potentially includes all of the Internet. potentially includes all of the Internet.
Several mechanisms (e.g., Neighbor Discovery) depend on Hop Count Several mechanisms (e.g., Neighbor Discovery) depend on Hop Count
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specification says that such packets MUST be discarded, and an ICMP specification says that such packets MUST be discarded, and an ICMP
error message SHOULD NOT be generated, unless the implementation error message SHOULD NOT be generated, unless the implementation
normally sends ICMP destination unreachable messages for unknown normally sends ICMP destination unreachable messages for unknown
protocols; in such a case, the same code MAY be sent. As should be protocols; in such a case, the same code MAY be sent. As should be
obvious, the not returning the same ICMP code if an error is returned obvious, the not returning the same ICMP code if an error is returned
for other protocols may hint that the IPv6 stack (or the protocol 41 for other protocols may hint that the IPv6 stack (or the protocol 41
tunneling processing) has been enabled -- the behaviour should be tunneling processing) has been enabled -- the behaviour should be
consistent on how the implementation otherwise behaves to be consistent on how the implementation otherwise behaves to be
transparent to probing. transparent to probing.
6. Acknowledgments 7. Acknowledgments
We would like to thank the members of the IPv6 working group, the We would like to thank the members of the IPv6 working group, the
Next Generation Transition (ngtrans) working group, and the v6ops Next Generation Transition (ngtrans) working group, and the v6ops
working group for their many contributions and extensive review of working group for their many contributions and extensive review of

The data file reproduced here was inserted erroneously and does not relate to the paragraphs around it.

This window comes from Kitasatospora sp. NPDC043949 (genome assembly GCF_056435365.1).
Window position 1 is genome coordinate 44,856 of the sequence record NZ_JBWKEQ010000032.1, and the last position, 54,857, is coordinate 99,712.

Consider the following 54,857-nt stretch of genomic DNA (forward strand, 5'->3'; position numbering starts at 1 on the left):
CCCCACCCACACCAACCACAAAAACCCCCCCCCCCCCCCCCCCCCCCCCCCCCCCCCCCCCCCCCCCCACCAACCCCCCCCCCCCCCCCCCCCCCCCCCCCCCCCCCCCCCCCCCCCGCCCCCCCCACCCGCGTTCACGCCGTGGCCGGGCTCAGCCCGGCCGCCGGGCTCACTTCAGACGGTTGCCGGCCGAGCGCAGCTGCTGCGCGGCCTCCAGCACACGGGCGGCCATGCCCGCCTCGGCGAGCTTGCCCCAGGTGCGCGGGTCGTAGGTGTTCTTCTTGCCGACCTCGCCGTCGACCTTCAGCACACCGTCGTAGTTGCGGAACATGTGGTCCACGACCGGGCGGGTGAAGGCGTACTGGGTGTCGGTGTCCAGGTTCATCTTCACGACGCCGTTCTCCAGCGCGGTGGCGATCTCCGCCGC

this document. Special thanks are due to (in alphabetical order) Jim this document. Special thanks are due to (in alphabetical order) Jim
Bound, Ross Callon, Tim Chown, Alex Conta, Bob Hinden, Bill Manning, Bound, Ross Callon, Tim Chown, Alex Conta, Bob Hinden, Bill Manning,
John Moy, Mohan Parthasarathy, Chirayu Patel, Pekka Savola, and Fred John Moy, Mohan Parthasarathy, Chirayu Patel, Pekka Savola, and Fred
Templin for many helpful suggestions. Pekka Savola helped in editing Templin for many helpful suggestions. Pekka Savola helped in editing
the final revisions of the specification. the final revisions of the specification.
7. References 8. References
7.1. Normative References 8.1. Normative References
[RFC791] J. Postel, "Internet Protocol", RFC 791, September 1981. [RFC791] J. Postel, "Internet Protocol", RFC 791, September 1981.
[RFC1191] Mogul, J., and S. Deering., "Path MTU Discovery", RFC 1191, [RFC1191] Mogul, J., and S. Deering., "Path MTU Discovery", RFC 1191,
November 1990. November 1990.
[RFC1981] McCann, J., S. Deering, and J. Mogul. "Path MTU Discovery [RFC1981] McCann, J., S. Deering, and J. Mogul. "Path MTU Discovery
for IP version 6", RFC 1981, August 1996. for IP version 6", RFC 1981, August 1996.
[RFC2119] S. Bradner, "Key words for use in RFCs to Indicate [RFC2119] S. Bradner, "Key words for use in RFCs to Indicate
Requirement Levels", RFC 2119, March 1997. Requirement Levels", RFC 2119, March 1997.
[RFC2460] Deering, S., and Hinden, R. "Internet Protocol, Version 6 [RFC2460] Deering, S., and Hinden, R. "Internet Protocol, Version 6
(IPv6) Specification", RFC 2460, December 1998. (IPv6) Specification", RFC 2460, December 1998.
[RFC2463] A. Conta, S. Deering, "Internet Control Message Protocol [RFC2463] A. Conta, S. Deering, "Internet Control Message Protocol
(ICMPv6) for the Internet Protocol Version 6 (IPv6) (ICMPv6) for the Internet Protocol Version 6 (IPv6)
Specification", RFC 2463, December 1998. Specification", RFC 2463, December 1998.
7.2. Informative References 8.2. Informative References